Predator 101 By Angie

Hey guys! It’s been a crazy few weeks, but the blog is back and so are some great information and safety tips on online predators! This information is invaluable not only to kiddos, but also to parents as well. As parents, we sometimes feel overwhelmed at the bombardment of sexual content that infiltrates our children’s lives through media outlets. It comes in the form of advertisements and magazines and movies and even in the music they listen to. One place we do have control however, is online. By using a few safety measures and keeping a watchful eye, we as parents can limit the possibility that our children will become online predator victims.

Great Angie. Let’s do this. But, how do we know who is a predator and who isn’t? They should stand out pretty easy right? After all, they are all perverted old men right? Not exactly. Online predators blend into everyday society as any other person. Most predatory pedophiles are white, male, and middle aged right?  Online predators can be any race, age, or shockingly, any gender. They hold any kind of job, even respectful jobs, like doctors and lawyers. However, hope is not lost. They do share some common traits that may help you identify them.

  • They appear trusting at first.
  • Pretend to share interests with targeted victims.
  • Take part in children’s activities.
  • Look for emotionally vulnerable children.
  • May pretend to be someone they are not.
  • May be very good at Internet lingo.
  • Will become more provocative as victim begins to trust.

The dangers of an online predator can extend beyond sexual deviance. Other dangers can include Identity theft, sexual solicitation, pornography or exposure to pornography, and even kidnapping and rape. Identity theft occurs when the predator tries to get personal information from the victim such as social security numbers, addresses, birthdates, and the like. Teach your kids to never give out personal information. Teach them that what goes on the Internet, STAYS on the Internet. Solicitation is usually started in chat rooms or social media sites. After a connection is made, they try to meet the minor for sex. Parents need to use parental controls and keep in mind that 44% of solicitations come from children under 18 years old. By using seemingly harmless information such as school mascot and town or even just metro area, a predator can find a child. Through a social networking page, this information is usually readily available. Once this information is put together, the predator can track the victim and perpetrate heinous crimes such as kidnapping and rape against the victim. I have seen stickers on the back of cars that not only list the soccer club of children, but their names, team names, and jersey numbers as well. Game schedules are listed online. This is a terribly dangerous thing to broadcast. Anyone can find these children and the parents would be none the wiser. Please parents use common sense when protecting your children. Each trip to the mall you take with your children, one person notices them. If your children are older, they have been followed at least once. These are terrifying facts, and my goal is not to scare, but to arm you with knowledge. Knowledge truly is power.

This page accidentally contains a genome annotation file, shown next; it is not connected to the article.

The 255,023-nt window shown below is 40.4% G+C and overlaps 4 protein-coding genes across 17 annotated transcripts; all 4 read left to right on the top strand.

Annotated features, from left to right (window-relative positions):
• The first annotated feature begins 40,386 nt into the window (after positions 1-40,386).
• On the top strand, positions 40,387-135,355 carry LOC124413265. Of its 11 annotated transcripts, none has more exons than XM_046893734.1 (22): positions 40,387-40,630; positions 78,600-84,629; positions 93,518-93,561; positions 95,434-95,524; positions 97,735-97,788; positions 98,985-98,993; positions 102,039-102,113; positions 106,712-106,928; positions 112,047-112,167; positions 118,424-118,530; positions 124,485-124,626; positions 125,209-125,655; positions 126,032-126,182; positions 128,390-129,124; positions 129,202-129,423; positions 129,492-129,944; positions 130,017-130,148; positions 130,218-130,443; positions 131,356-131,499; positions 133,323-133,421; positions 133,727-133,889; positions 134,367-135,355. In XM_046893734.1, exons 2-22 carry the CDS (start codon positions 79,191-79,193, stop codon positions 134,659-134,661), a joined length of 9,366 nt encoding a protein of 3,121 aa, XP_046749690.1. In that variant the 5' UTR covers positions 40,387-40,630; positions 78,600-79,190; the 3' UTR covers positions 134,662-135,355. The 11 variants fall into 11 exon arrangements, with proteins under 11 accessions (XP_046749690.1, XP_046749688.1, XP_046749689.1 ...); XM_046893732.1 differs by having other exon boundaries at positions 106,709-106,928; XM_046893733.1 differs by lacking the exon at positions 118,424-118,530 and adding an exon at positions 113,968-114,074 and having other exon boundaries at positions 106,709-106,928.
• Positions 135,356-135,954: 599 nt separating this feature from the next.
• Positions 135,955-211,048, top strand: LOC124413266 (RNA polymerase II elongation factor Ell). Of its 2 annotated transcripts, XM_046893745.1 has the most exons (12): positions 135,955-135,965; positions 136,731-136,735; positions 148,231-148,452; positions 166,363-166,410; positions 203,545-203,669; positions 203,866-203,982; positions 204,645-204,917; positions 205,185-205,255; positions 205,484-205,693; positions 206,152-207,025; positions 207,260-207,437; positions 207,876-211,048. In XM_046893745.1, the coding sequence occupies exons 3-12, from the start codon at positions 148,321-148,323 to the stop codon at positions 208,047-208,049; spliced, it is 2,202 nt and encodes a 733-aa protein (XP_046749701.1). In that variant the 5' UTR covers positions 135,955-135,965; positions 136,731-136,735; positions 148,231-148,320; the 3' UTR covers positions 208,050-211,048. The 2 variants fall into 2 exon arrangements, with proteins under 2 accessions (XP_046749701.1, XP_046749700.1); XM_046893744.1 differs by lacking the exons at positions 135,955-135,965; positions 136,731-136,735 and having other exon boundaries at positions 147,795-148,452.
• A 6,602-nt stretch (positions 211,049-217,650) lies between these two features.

So, now that you will never take a trip to the mall again, you are asking me, “What can I do to protect my children Angie? How do I keep them safe?” First, teach your kids to be aware of the dangers. Teach them to know the signs and characteristics of predators. Second, get involved and stay involved. Dig deep into the online community and know what is happening. Know the red flags and look for them often. Keep computers usage to common areas such as a kitchen table or living room so children are easily monitored. Third, set boundaries. Set time limits, strict friend guidelines, open communications about actions on social sites and maybe a “no deletion” policy. Finally, everything has parental controls nowadays. Use them.

Common Statistics to be aware of:

  • The majority of internet crimes are initiated in chat rooms
  • In 82% of online sex crimes against minors, the offenders used social networking sites to gain access about the victims likes and dislikes.
  • 65% used victim’s social networking sites to gain home and school information about the victim.
  • At least 100 million BOYS and 200 million girls will be sexually victimized before they reach adulthood.
  • 26% of online predators used the victims social networking sites to gain information of the victim’s whereabouts at a specific time.
  • 1 in 7 kids received a sexual solicitation online.
  • 56% of those kids were asked to send in picture and 27% of those pictures were requested to be sexual in nature.
  • 44% of sexual solicitors were under the age of 18.
  • When a solicitor attempted to meet a victim offline in person or via phone call, 73% met their perpetrators online.
  • And finally, the more risky behaviors kids engage in online, the more likely they will be approached or receive an online solicitation.

Parents, please inform your kids of the real risks of online information sharing and who is ok to interact with. This is a real problem and together we can protect our children and bring light to this terrifying problem. We must be vigilant in protecting our children and the biggest thing we can do for them is to stay INVOLVED.

Find safe places like the AAYC for you children to be at night so that they are not left to find something to “get into”
Until next time AAYC!

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